Review Summary: A nice collection of often overlooked material. Unloved and Weeded Out is an eclectic mix of earlier Converge material, presented in a neat package featuring interesting demos and intense live recordings as well as the bulk of the early material.
Rather than a full album, Converge's Unloved and Weeded Out
is more of a compilation of sorts. It features tracks from various past releases as well as demo's of songs that would later surface on the album When Forever Comes Crashing
. Two live tracks are also on offer here; both songs are from the band's earlier years but certainly demonstrate just how intense and brutal a Converge live set is - anyone who has seen the band live is likely to agree with the description I just gave.
The most notable thing about this album when compared to the band's other work is that the production is very different; each track sounds very raw and brutal. Downpour
kicks the album into full throttle, showing every aspect the band have become renowned for using; Bannon's demonic shrieks and brilliantly crafted lyrics, Ballou's inventive riffs, Newton's thick bass tone and just general cacophony. The drumming is notably less complex when compared to the era that began with Jane Doe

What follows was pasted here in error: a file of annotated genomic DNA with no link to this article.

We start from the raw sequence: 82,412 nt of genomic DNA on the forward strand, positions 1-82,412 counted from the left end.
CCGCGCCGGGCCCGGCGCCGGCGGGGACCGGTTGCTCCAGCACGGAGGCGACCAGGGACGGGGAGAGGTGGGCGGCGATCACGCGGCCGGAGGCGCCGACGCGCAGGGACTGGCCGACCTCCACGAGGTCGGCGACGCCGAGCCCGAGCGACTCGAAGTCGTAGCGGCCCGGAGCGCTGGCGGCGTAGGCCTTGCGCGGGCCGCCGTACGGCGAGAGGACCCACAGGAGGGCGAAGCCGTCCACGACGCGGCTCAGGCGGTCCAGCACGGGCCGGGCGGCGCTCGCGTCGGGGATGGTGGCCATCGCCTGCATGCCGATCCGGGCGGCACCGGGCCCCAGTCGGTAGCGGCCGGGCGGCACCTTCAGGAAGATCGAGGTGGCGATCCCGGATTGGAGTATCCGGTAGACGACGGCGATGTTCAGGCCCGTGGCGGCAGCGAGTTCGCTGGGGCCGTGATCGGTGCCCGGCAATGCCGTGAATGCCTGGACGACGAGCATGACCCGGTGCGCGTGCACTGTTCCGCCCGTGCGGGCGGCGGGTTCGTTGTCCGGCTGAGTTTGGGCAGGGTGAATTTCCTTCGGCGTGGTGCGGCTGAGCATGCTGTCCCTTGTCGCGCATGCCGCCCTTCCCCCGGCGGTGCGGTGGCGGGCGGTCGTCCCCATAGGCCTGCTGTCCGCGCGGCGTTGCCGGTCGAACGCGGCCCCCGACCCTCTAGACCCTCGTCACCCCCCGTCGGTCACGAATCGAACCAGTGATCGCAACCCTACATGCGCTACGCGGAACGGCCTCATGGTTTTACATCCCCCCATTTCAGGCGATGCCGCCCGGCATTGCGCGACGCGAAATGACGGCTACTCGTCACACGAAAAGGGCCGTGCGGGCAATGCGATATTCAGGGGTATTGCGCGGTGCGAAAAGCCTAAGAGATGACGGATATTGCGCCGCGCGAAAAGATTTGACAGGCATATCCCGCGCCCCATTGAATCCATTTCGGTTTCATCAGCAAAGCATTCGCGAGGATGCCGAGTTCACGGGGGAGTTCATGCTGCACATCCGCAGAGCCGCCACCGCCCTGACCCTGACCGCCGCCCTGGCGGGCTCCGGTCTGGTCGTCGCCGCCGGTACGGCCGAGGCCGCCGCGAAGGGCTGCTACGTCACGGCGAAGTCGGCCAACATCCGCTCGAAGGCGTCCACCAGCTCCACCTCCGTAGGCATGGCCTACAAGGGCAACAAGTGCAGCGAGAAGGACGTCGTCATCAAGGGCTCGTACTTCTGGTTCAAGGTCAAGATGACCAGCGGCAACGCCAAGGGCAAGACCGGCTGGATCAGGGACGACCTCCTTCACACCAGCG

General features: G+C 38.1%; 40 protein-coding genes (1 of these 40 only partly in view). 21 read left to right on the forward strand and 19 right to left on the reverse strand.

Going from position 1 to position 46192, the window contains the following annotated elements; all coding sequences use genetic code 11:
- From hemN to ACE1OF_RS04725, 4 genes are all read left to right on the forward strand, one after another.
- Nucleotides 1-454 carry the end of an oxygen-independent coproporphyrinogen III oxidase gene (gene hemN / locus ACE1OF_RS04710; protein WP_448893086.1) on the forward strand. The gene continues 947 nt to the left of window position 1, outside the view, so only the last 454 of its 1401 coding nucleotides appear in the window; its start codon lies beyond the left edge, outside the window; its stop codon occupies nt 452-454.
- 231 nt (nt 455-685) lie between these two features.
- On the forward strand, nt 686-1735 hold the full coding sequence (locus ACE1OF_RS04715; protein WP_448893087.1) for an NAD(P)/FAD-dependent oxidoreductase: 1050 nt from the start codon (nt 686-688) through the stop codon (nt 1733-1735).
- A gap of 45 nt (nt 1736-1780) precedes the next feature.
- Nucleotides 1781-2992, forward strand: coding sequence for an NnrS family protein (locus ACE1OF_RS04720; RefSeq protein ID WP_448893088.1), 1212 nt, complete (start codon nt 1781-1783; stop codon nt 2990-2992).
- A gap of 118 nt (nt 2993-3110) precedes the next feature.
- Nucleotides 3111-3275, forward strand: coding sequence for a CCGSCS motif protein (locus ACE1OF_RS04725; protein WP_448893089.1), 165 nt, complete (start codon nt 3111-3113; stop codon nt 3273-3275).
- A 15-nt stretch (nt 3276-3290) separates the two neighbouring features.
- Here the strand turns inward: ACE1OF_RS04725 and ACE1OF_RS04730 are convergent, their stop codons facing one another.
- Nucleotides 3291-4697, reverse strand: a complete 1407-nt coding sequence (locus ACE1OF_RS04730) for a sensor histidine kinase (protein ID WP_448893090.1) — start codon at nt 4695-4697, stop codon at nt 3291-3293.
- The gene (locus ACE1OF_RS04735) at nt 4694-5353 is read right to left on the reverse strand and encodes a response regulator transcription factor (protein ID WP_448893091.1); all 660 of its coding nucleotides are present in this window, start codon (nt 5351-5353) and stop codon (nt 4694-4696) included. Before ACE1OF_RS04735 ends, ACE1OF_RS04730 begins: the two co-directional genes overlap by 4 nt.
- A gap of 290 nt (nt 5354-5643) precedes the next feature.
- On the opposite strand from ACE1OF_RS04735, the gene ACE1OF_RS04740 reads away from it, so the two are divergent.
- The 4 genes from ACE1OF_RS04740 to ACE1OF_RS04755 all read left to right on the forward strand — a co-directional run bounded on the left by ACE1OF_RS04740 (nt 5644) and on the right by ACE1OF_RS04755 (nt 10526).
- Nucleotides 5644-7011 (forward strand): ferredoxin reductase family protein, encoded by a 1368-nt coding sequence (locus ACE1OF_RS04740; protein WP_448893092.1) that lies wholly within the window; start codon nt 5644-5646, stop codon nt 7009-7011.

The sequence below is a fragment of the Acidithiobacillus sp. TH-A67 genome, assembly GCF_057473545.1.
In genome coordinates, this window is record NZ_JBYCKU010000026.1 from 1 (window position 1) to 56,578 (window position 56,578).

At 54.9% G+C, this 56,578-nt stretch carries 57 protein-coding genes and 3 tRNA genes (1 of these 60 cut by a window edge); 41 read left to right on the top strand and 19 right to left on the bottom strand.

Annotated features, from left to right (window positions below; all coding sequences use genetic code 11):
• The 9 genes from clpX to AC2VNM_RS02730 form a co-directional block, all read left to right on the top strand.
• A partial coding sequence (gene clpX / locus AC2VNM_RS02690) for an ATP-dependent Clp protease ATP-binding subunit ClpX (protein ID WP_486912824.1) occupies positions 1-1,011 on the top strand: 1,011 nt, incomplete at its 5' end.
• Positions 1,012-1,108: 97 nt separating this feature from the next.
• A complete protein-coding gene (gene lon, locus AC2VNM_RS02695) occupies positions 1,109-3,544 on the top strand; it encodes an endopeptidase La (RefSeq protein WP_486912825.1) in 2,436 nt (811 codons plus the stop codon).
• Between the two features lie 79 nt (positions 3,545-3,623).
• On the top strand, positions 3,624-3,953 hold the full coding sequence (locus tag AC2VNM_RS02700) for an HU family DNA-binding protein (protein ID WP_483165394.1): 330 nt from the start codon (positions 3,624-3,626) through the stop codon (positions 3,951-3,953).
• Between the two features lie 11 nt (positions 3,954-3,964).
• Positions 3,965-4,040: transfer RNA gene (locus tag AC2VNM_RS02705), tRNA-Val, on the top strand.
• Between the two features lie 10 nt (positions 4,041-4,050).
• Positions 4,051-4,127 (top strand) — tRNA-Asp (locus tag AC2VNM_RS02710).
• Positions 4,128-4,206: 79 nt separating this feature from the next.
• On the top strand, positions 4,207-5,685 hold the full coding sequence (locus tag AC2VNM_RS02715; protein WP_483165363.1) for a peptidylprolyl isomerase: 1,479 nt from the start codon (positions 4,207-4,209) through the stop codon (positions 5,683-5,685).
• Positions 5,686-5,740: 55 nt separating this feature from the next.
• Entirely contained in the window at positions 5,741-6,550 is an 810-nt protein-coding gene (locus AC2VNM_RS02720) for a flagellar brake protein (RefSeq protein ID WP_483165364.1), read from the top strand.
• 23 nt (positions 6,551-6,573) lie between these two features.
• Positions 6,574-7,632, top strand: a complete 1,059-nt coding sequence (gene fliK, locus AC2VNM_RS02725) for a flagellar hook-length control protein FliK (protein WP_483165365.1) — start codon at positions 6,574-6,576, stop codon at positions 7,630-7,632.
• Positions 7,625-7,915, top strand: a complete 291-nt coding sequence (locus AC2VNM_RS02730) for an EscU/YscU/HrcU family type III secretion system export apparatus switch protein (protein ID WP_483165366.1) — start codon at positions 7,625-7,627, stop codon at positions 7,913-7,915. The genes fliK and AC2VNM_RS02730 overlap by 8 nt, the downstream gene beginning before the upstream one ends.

- Damon Bellorando was at the drumstool until his departure in 1999. Nevertheless, the band are unrelenting on every track featured. Homesong
and For You
are definite highlights here (both songs were featured on the reissue of Petitioning the Empty Sky
as live radio tracks) as they show Bannon's lyrical mastery and ear-piercing vocal work to the highest standards. However, the standout track here is undoubtedly Undo
(previously released on the Halo In a Haystack
/Caring and Killing
album). It differs drastically from anything the band have ever released in that the riffs and vocal delivery are almost in the vein of true emo.
Five demos of songs that would later be included on the 1998 release When Forever Comes Crashing
are present on the disc. It is interesting to hear how the songs began and eventually how they would progress into what is presented on WFCC. But Towing Jehovah
and When Forever Comes Crashing
are probably the two best ones out of the five - the intro to the latter is one of the craziest and most innovative riffs Ballou has ever produced.
Two tracks from The Poacher Diaries
are also featured as live recordings - the quality of both are in fact excellent. Each instrument is clear and the cacophony of a Converge live set is captured superbly.
Overall, whilst this may be very overlooked when observing the band's complete discography, Unloved and Weeded Out
is certainly a very good collection of material to have, especially if you are a big fan of the band.
But the live tracks and demos are also well worth checking out.